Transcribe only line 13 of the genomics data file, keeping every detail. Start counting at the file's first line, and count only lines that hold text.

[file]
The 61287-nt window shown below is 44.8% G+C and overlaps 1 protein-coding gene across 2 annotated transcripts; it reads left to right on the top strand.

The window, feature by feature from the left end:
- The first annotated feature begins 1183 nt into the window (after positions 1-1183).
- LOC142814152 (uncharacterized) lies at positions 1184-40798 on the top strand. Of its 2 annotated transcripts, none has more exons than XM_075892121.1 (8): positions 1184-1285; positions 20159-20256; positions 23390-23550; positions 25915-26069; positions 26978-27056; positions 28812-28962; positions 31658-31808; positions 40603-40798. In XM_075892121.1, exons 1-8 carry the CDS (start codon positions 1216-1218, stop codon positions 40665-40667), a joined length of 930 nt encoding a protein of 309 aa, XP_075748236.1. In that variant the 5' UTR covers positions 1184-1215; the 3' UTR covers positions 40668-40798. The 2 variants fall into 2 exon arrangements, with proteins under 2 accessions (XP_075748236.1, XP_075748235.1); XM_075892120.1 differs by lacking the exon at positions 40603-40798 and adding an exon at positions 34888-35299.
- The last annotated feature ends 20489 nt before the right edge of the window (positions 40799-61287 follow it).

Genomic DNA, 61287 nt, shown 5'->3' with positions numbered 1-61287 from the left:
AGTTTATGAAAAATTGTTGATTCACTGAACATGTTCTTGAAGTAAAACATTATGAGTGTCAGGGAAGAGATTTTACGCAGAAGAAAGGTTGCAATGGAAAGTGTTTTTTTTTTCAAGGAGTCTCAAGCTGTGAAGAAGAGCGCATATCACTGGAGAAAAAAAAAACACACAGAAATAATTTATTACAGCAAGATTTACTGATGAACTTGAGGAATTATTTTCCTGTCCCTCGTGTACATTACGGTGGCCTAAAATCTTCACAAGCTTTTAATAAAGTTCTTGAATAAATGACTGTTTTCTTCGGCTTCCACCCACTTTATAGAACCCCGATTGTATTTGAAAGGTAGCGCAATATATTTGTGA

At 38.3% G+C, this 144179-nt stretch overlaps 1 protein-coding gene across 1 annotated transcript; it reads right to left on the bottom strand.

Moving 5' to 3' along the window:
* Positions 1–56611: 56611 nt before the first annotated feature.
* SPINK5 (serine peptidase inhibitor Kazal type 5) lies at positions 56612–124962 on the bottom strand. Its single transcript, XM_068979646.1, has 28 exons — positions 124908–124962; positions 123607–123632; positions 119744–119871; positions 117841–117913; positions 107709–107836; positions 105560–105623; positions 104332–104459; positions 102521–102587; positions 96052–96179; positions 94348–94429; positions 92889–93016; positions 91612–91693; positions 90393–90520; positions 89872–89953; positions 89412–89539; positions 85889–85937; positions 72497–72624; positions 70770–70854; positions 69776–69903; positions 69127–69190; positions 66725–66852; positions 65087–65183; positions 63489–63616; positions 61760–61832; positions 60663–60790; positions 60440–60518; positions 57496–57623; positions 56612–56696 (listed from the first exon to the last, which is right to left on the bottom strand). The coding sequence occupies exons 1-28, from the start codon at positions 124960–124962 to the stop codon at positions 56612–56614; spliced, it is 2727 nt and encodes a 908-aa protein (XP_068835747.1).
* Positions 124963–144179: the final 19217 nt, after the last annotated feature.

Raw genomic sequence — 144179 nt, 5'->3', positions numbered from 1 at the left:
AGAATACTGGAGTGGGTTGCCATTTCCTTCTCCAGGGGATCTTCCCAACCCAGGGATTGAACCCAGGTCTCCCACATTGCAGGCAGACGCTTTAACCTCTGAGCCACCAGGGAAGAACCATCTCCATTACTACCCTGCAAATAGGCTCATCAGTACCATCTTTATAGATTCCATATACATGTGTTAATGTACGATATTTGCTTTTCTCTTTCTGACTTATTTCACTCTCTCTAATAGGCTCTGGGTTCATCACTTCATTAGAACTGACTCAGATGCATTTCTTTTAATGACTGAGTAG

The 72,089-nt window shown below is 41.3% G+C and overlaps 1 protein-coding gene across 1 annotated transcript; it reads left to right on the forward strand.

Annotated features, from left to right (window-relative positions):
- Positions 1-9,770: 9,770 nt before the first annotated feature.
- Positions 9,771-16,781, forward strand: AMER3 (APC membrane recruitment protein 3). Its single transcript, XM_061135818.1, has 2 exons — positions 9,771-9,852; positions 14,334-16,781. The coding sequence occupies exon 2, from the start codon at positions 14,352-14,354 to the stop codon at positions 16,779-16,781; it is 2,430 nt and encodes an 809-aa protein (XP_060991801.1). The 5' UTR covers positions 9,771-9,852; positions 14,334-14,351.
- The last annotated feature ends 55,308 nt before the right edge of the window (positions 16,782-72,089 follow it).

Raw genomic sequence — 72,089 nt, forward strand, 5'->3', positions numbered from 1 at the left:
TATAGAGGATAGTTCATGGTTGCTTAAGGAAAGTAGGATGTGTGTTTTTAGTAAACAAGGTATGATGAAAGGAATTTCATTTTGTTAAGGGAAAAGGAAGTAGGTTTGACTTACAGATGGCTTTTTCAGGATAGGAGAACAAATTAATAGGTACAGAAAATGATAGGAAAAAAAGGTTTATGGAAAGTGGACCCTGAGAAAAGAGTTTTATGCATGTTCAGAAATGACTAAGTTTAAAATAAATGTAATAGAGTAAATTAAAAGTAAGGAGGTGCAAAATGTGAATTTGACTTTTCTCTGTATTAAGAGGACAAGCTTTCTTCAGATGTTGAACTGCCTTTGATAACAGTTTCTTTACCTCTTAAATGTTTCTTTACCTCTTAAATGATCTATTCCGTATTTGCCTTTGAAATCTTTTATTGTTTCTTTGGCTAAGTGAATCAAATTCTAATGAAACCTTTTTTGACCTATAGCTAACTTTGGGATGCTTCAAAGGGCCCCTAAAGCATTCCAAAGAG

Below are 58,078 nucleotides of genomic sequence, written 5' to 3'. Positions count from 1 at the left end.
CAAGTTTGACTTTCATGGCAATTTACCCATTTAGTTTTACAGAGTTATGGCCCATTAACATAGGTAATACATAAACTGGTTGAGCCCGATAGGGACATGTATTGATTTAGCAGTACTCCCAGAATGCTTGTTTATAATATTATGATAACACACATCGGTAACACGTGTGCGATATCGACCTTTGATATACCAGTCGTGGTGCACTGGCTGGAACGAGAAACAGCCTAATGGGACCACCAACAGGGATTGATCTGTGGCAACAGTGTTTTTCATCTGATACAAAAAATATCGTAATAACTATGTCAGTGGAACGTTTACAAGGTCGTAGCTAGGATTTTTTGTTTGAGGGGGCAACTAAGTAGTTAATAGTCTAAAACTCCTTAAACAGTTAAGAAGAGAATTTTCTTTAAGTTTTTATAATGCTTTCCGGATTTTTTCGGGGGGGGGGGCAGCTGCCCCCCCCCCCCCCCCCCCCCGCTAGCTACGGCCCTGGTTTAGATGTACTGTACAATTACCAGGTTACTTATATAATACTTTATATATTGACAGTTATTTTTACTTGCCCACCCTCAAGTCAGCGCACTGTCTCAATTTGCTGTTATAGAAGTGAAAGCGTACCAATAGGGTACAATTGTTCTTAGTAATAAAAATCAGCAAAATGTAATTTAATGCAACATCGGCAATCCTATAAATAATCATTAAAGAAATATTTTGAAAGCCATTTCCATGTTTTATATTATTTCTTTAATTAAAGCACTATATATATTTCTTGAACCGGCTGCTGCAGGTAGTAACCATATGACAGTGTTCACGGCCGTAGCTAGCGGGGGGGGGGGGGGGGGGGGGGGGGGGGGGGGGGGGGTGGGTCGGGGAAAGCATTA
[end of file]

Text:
Raw genomic sequence — 144179 nt, 5'->3', positions numbered from 1 at the left: